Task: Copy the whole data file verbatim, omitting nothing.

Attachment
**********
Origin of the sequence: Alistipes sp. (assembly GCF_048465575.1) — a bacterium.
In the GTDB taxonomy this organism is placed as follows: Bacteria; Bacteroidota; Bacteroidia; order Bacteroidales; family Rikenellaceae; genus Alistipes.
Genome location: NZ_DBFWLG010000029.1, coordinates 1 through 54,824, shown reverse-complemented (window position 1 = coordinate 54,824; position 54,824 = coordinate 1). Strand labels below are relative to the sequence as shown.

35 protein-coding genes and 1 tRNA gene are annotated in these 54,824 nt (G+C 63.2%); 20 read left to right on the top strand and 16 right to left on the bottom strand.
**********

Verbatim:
Origin of the sequence: Alistipes sp. (assembly GCF_048465575.1) — a bacterium.
In the GTDB taxonomy this organism is placed as follows: Bacteria; Bacteroidota; Bacteroidia; order Bacteroidales; family Rikenellaceae; genus Alistipes.
Genome location: NZ_DBFWLG010000029.1, coordinates 1 through 54,824, shown reverse-complemented (window position 1 = coordinate 54,824; position 54,824 = coordinate 1). Strand labels below are relative to the sequence as shown.

35 protein-coding genes and 1 tRNA gene are annotated in these 54,824 nt (G+C 63.2%); 20 read left to right on the top strand and 16 right to left on the bottom strand.